Mass mobilization to reform US society by the state is frequently characterized as a “war.” In particular, aspects of war efforts often parallel the very real discourse and approaches taken during the War on Drugs and the War on Terrorism, for example. In this paper Kingston compares the War on Drugs and the War on Terrorism (post-9/11) in terms of the domestic surveillance approaches taken during these periods and examines the disproportionate impacts on communities, in particular, Muslim American ones. She applies the concepts of penalty and the logic of punishment to highlight the focus on increased funding for the police over social service provision, the body politic to analyze whose bodies require surveillance and control, and the criminalization of everyday life to explore the consequences of mass surveillance. She demonstrates, first, that framing these initiatives as "war" portrays citizens differently based on their background; second, that the criminalization of everyday life occurs, though the approaches to surveillance differ; and third, that through  the reliance on punishment as a deterent, policymakers contribute to hypermarginality among Muslim American communities.


Lauren Krauskopf: Winner of the 2022 Library Award for Undergraduate Research

Krauskopf’s award-winning paper is entitled, “‘Discomfort and Unpleasantness: The Vietnam Antiwar Movement at the Supreme Court” (http://hdl.handle.net/1903/28556). 

This submission analyzes the use of the U.S. court system in the Vietnam antiwar movement. Specifically, this paper looks at how activists used the Supreme Court to protect their First Amendment rights to protest. In protecting their rights through the courts, these activists ensured the continued development and growth of the antiwar movement. Legal activism in this way was distinct because it allowed the movement to grow in ways that other forms of protest did not. It also impacted the lives of those not involved in the movement by enhancing their First Amendment rights in ways that protests outside the courtroom never would have been able to.


Karoline Trovato: Winner of the 2022 Library Award for Undergraduate Research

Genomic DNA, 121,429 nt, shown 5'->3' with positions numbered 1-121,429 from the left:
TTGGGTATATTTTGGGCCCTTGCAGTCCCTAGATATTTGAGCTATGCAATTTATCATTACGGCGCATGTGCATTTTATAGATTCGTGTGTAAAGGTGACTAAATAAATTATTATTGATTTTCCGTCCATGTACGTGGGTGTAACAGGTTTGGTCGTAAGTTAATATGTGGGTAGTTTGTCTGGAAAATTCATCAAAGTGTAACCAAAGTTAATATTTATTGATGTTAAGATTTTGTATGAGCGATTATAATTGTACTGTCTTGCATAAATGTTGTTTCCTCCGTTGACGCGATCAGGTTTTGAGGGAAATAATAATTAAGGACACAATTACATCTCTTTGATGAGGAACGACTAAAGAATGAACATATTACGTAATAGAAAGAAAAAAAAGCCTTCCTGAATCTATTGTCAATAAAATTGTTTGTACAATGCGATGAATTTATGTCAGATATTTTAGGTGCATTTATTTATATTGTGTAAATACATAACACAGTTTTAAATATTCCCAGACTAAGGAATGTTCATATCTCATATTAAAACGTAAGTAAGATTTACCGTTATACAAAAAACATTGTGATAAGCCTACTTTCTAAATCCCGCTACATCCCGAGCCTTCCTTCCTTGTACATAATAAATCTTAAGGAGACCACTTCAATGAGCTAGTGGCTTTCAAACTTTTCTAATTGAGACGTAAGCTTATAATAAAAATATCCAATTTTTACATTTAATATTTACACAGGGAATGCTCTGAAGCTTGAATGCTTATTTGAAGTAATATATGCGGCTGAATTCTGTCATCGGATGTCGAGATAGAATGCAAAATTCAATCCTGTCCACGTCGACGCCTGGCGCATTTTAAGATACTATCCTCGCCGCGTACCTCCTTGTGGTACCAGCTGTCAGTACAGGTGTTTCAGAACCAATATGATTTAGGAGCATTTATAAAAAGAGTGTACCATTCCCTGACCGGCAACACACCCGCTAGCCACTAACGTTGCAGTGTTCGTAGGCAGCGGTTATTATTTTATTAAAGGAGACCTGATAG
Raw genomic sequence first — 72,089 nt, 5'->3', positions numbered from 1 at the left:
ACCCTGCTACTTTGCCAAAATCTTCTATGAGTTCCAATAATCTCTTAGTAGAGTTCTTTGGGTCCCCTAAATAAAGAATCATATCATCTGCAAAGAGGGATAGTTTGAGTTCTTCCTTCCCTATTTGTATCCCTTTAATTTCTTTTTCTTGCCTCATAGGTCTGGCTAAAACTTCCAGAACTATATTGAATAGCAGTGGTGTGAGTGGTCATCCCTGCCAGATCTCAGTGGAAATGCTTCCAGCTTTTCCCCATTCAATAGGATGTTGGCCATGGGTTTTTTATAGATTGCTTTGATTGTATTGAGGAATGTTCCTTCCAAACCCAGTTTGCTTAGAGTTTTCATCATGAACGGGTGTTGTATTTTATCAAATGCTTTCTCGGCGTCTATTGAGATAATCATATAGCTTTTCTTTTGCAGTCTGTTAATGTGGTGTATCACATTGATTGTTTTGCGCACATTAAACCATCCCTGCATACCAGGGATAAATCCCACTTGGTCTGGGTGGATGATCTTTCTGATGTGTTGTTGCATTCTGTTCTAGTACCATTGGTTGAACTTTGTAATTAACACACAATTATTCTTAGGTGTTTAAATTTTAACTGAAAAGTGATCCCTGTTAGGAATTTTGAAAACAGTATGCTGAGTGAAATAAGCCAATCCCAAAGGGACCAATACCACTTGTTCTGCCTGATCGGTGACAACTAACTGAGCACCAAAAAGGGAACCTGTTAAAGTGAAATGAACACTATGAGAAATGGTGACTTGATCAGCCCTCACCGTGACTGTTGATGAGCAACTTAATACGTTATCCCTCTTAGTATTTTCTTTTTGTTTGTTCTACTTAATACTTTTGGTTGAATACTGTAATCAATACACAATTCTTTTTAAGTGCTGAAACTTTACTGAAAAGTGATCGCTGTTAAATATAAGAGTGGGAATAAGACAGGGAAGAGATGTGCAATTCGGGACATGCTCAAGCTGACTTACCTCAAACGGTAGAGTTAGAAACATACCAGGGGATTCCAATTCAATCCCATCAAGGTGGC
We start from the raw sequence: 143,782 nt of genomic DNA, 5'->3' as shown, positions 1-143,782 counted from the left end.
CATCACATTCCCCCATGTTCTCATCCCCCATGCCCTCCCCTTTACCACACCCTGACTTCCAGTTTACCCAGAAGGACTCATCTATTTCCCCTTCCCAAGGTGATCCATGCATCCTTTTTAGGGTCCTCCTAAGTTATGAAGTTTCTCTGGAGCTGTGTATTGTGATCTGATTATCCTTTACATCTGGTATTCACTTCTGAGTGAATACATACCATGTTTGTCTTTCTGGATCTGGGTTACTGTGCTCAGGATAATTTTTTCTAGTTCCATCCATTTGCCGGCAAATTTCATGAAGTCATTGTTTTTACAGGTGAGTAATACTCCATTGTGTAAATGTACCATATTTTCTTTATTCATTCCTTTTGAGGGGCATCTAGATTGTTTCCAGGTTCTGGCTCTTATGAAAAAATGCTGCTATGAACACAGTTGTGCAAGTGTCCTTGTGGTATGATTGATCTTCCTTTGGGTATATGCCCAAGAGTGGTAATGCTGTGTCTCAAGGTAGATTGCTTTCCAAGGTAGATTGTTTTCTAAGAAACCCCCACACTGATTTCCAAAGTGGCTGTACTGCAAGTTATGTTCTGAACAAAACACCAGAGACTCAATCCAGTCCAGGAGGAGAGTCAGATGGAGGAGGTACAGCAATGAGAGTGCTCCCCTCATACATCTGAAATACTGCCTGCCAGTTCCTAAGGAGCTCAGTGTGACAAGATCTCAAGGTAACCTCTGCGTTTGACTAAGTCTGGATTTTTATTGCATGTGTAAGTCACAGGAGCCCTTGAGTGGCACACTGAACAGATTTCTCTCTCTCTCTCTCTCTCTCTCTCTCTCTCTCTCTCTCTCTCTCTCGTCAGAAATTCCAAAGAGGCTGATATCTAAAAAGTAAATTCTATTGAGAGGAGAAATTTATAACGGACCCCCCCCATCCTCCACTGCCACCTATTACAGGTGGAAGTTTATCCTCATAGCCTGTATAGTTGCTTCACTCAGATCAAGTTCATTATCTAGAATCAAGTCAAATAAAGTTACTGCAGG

Trovato’s award-winning paper is entitled, “‘Educate and Empower: An Online Intervention to Improve College Women’s Knowledge and Confidence When Communicating in a Romantic Relationship” (http://hdl.handle.net/1903/28549). 

Historically, and especially during the covid-19 pandemic, the vast majority of unpaid family care has been provided by women with devastating associated outcomes including lost jobs, increased poverty, and mental health concerns. Notably, equal family work distribution and healthy communication are associated with women’s relationship satisfaction and fewer depressive symptoms. The purpose of this study is to create an innovative online intervention to educate college women about family work distribution, effective communication, and the PARTNERS Communication Model (a strategy for healthy communication based on existing literature and developed by Trovato and O’Brien for this intervention). Trovato conducted a randomized controlled trial to evaluate the efficacy of the video intervention.  Ultimately, the goal of this intervention is to increase future relationship satisfaction, reduce depression, and equalize family work distribution for women.


Members of the 2022 Awards Jury were Patricia Kosco Cossard, Chair, and Art/Sociology Librarian; Kana Jenkins, Curator, Prange Collection & Librarian for East Asian Studies; Katy Lawly, Senior Lecturer, College of Information Studies; Eric Lindquist, History, American Studies, Classics, and Religion Librarian; Celina McDonald, Government Documents & Criminology Librarian; and Jordan Sly, Anthropology, Psychology, Philosophy, and SLLC Librarian.